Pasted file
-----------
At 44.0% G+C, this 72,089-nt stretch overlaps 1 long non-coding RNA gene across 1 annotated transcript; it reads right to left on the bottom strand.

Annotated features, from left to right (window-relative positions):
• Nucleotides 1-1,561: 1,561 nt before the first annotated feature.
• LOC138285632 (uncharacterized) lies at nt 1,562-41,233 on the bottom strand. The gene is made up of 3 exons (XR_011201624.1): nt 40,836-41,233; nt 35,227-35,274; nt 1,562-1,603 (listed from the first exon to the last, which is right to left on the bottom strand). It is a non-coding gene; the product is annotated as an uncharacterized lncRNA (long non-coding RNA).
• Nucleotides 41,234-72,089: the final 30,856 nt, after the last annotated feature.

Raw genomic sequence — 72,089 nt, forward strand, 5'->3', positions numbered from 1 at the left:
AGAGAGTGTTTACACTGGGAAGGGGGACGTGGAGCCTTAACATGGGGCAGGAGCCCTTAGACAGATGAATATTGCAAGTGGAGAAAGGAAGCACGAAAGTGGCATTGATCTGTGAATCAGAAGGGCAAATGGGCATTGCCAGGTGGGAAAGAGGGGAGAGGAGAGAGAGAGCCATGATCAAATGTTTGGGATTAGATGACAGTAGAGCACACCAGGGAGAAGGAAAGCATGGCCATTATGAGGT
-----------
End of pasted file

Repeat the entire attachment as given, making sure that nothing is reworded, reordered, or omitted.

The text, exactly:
At 44.0% G+C, this 72,089-nt stretch overlaps 1 long non-coding RNA gene across 1 annotated transcript; it reads right to left on the bottom strand.

Annotated features, from left to right (window-relative positions):
• Nucleotides 1-1,561: 1,561 nt before the first annotated feature.
• LOC138285632 (uncharacterized) lies at nt 1,562-41,233 on the bottom strand. The gene is made up of 3 exons (XR_011201624.1): nt 40,836-41,233; nt 35,227-35,274; nt 1,562-1,603 (listed from the first exon to the last, which is right to left on the bottom strand). It is a non-coding gene; the product is annotated as an uncharacterized lncRNA (long non-coding RNA).
• Nucleotides 41,234-72,089: the final 30,856 nt, after the last annotated feature.

Raw genomic sequence — 72,089 nt, forward strand, 5'->3', positions numbered from 1 at the left:
AGAGAGTGTTTACACTGGGAAGGGGGACGTGGAGCCTTAACATGGGGCAGGAGCCCTTAGACAGATGAATATTGCAAGTGGAGAAAGGAAGCACGAAAGTGGCATTGATCTGTGAATCAGAAGGGCAAATGGGCATTGCCAGGTGGGAAAGAGGGGAGAGGAGAGAGAGAGCCATGATCAAATGTTTGGGATTAGATGACAGTAGAGCACACCAGGGAGAAGGAAAGCATGGCCATTATGAGGT